So whoâ€™s heard of the new chief pharmaceutical officer?
January is gone, along with the new year retrospectives and the struggle to find something to be optimistic about in 2022. Time to get back to reality, says Patrick Grice…
Who is David Webb? It is not a name that will be familiar to most community pharmacists. He is, of course, the new chief pharmaceutical officer for England. Beyond that, for a vast swathe of the profession he now represents to government, he is an unknown quantity.
Currently chief pharmacist and clinical director for pharmacy and medicines optimisation at Guy’s and St Thomas’ NHS Foundation Trust in London, he joins the Department of Health’s Medical Directorate to lead the national pharmacy team this month.
In his new role, he will be a member of the NHS England medical directorate’s senior management team, the UK Government chief medical officer’s senior clinical group, head of the pharmacy professions in England and the principal advisor on pharmacy and medicines use in the NHS. He is tasked with leading the NHS medicines optimisation strategy, as well as the ongoing reforms in pharmacy education, and transforming the practice of hospital, primary care network and community pharmacy in line with the NHS Long Term Plan.
It all sounds very grand, but it is sad that, like all CPhOs for England in living memory, he has had little to do with community pharmacy in his career to date. It is worth noting, though, that he was seconded to the Department of Health where he was part of the team which developed the 2008 White Paper Pharmacy in England: Building on strengths – Delivering the future.
For those who have lost track of which future vision for community pharmacy this particular document promoted, it was the one which included objectives such as making pharmacies into ‘healthy living centres’ and offering NHS treatment for minor ailments. It also proposed providing specific support for people starting a new course of treatment and offering screening for those at risk of vascular disease.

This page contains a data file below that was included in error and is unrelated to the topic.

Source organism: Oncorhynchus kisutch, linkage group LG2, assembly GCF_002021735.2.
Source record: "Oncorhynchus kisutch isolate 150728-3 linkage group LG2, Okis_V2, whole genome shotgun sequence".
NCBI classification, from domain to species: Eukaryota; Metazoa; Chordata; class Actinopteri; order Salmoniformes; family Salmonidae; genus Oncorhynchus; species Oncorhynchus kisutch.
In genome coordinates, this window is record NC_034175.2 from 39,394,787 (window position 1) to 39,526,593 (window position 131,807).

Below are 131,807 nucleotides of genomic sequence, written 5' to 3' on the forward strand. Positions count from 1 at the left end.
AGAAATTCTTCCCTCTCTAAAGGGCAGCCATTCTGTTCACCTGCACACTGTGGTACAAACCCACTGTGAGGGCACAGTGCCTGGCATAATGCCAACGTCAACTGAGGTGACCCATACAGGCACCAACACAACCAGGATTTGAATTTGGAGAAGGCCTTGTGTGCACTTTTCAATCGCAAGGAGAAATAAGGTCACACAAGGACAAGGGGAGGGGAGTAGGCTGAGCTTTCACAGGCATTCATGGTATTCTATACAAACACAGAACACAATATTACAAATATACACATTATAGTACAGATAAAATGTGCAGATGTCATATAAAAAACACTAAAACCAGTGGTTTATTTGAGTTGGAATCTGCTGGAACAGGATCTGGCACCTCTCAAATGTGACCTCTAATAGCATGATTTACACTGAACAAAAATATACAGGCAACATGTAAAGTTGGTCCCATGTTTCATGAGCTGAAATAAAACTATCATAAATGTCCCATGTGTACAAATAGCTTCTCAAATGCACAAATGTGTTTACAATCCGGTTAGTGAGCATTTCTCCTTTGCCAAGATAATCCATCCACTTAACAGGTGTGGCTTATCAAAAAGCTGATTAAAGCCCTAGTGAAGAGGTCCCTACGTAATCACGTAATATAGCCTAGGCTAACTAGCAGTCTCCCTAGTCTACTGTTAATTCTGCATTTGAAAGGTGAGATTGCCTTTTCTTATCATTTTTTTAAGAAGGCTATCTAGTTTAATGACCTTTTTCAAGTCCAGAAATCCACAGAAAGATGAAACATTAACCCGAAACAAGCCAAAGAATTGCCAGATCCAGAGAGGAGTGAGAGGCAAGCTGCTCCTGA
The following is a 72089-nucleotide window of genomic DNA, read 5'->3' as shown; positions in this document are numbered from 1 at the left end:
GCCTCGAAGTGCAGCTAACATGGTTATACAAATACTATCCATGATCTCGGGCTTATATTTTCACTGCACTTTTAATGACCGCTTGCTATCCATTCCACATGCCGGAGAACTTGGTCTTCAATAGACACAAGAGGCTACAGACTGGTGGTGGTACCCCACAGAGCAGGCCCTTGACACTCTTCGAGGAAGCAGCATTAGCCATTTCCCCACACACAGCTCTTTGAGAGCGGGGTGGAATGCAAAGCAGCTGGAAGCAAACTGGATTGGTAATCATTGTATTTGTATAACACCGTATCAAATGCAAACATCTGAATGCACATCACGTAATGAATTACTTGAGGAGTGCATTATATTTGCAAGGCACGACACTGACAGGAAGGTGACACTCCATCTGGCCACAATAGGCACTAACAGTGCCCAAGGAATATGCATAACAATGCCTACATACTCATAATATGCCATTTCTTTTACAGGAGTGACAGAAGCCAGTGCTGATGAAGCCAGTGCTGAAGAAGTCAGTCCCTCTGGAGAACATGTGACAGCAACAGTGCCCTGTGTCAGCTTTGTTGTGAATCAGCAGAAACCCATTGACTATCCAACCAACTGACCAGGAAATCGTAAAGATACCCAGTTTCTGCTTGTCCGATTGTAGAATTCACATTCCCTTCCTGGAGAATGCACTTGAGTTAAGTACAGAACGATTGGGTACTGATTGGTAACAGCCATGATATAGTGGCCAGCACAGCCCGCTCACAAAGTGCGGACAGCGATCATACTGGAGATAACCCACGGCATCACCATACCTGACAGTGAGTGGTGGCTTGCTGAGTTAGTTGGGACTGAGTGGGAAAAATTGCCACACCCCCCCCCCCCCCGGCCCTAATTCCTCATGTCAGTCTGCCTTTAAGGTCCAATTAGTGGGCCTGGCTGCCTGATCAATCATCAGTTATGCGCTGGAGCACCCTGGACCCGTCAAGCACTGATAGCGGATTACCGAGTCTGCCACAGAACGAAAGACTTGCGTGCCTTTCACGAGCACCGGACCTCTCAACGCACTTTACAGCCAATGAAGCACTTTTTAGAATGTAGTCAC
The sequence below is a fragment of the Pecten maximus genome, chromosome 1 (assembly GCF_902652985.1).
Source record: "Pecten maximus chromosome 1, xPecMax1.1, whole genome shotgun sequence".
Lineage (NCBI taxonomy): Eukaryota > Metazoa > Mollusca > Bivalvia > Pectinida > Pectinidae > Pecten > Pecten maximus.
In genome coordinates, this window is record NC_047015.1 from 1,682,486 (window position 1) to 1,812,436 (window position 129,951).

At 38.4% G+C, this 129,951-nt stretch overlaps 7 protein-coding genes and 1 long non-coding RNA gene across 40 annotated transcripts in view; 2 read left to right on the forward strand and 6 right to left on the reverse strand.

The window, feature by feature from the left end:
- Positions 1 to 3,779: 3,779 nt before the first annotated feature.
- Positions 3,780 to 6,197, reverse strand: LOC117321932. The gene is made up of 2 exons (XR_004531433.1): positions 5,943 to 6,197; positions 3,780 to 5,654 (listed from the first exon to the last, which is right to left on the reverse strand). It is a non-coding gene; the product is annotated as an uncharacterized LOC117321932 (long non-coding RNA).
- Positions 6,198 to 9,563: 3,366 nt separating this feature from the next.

If this is the sort of agenda Mr Webb still wants to push, PSNC should be pleased to see him in post. If Scotland and Wales are used as yardsticks, community pharmacy as a whole makes better progress when there is a CPhO in place with whom negotiators can maintain a dialogue and who has some empathy with the sector. Here’s hoping for a constructive relationship.
The state of the nation…
It says something about the state of pharmacy businesses that the UK’s two largest pharmacy multiples have been, or might shortly be, subject to sale. It was announced at the beginning of November 2021 that LloydsPharmacy was to be sold to asset management group Aurelius along with wholesaler AAH and the rest of McKesson’s UK operations.
The UK’s second largest multiple has struggled in recent years since government funding cuts were imposed in 2017. The sale and closure of several hundred pharmacies followed as a result, with the company still losing a record £175m in 2019-20. Now Boots is reportedly on the block., with the Blackburn-based brothers Mohsin and Zuber Issa, who already own Asda, in the frame, along with American private equity firm Bain Capital and the UK’s CVC Capital.
It was reported in early December that WBA had hired Goldman Sachs to explore a potential sale of the Boots UK business, with both private sales and stock market listings being considered as potential options. Boots parent company Walgreen Boots Alliance has confirmed that a “strategic review” for the organisation will focus on the UK multiple.
Boots has also trimmed its estate, closing nearly 200 loss making pharmacies and withdrawing pharmacy services from a further 22 stores. The company saw a dramatic fall in its profits in 2020, when it reported 255 per cent decline on the previous year, having already experienced a drop in profit in 2019 and 2018.
Big business can be quick to divests assets in which they see little future potential. There is none of the emotional attachment to a business that an independent owner might have. Twenty years ago the onward march of the large multiples seemed unstoppable. Now overseas corporate owners have sucked these two businesses dry and decided the time has come to move on.
A closing thought...
As a closing thought: when is PSNC going to appoint a new chief executive? Or another thought, does the organisation really need one? The directors seem to have kept the show on the road without any apparent difficulties since the last incumbent walked off. Think of all the money it might save. One for the Review Steering Group to think about, perhaps, some day?
Patrick Grice is the contributing editor of Independent Community Pharmacist.
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